The SEC Report indicates that where a compensation committee analyzed “tally sheet” information, the staff asked for an explanation of what the tally sheet information was and how it impacted compensation decisions. The staff was also interested in the extent to which amounts paid or awarded under each element of compensation, and the amount of total compensation, affected the decisions made under other compensation elements. Mr. White commented in his speech that this would be an example of missing analysis.

Disclosure of compensation from prior years or actions taken in the current year may be required to give context to the disclosure provided or to present a fair understanding of the NEOs’ compensation for the last fiscal year. New or modified programs and policies or specific decisions made in the current year could be examples of this, as would situations where there is a multiple year plan or where performance target levels vary materially between years.

Where a company uses compensation information from other companies, and this benchmarking is material to its compensation decisions, it is required to identify the benchmark and, if applicable, its components, including the component companies.

The staff asked companies to provide more detail as to how they used comparative compensation information and how it affected compensation decisions. If a company retained discretion as to how to use benchmark information, it was asked to describe the nature and extent of that discretion and whether or how it exercised that discretion. The staff also gave comments requiring a significant number of companies to enhance their discussion of change-in-control and termination arrangements. They asked why the companies structured the material terms and payment provisions as they did and how potential payments and benefits under these arrangements may have influenced their decisions regarding other compensation elements.

Better Format and Clarity

The staff commented that the CD&A should be at the beginning of the compensation disclosure, putting into perspective the numbers in the tables. Approximately twothirds of the proxy statements reviewed included charts, tables and graphs that were not specifically required, and in almost all cases, the staff found the additional presentations to be helpful. A few companies included an alternative summary compensation table. Where this table was confusing or did not calculate items consistently with the rules, the staff asked that the alternative table be deemphasized and not presented more prominently than the required table. The staff also asked for an explanation of the differences between compensation amounts presented in the alternative versus the required tables. Some companies also voluntarily included a table containing potential payments upon termination or change-in-control. The staff generally supported this approach and suggested to several of these companies that they disclose the total amounts that would be required to pay their NEOs upon termination or change-in-control.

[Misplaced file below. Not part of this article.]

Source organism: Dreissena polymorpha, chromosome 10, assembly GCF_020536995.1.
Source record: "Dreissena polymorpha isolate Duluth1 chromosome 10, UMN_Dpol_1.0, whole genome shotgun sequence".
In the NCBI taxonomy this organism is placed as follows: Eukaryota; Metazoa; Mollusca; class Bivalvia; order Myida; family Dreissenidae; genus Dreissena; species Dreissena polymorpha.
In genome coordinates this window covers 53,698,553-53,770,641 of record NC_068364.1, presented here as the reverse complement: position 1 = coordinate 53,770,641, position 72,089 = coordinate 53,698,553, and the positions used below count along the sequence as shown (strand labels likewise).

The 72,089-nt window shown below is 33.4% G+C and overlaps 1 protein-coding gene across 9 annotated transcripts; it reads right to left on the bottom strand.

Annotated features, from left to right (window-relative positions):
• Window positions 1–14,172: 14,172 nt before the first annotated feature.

Mr. White’s speech also emphasized the importance of presentation, clarity and conciseness and pointed out that Chairman Cox is particularly focused on the importance of clear, concise and understandable disclosure.

Other Compensation Disclosures

The staff indicated that it did not detect any common theme in its review of the required named executive officer and director compensation tables, the footnotes to the tables or the narratives that followed them. Overall, they issued relatively few comments on this area of disclosure. With respect to compensation committee reports, there were a number of companies that did not include all of the information required, such as whether the committee reviewed and discussed the CD&A with management. These companies were asked to include this in future reports.

There were relatively few comments in the area of related person transactions. The staff did, however, ask a number of companies to provide a statement that their policies and procedures for review, approval, or ratification of related person transactions are in writing and, if not, to explain how they evidence such policies and procedures.

Finally, the staff commented in the area of corporate governance, primarily focusing on who was involved in making compensation decisions. Where the disclosure was unclear about who made the compensation decisions, the staff asked for clarification. Some companies were asked to more clearly describe the role of executive officers. Where consultants were used, some companies were asked to more specifically disclose the nature and scope of the consultant’s assignment and material instructions given by the company.

Conclusion

The SEC Report can be viewed as the SEC staff's attempt to notify all SEC reporting companies of the staff's most significant comments on the executive compensation disclosures this year. The staff has clearly signaled that it expects companies to have taken these comments seriously when they prepare their disclosures for future filings. To the extent the SEC Report's comments are applicable to their own disclosures, reporting companies would be well advised to make a good faith effort to address them, as well as to improve the format and presentation of their entire executive compensation disclosures, in their next proxy statement.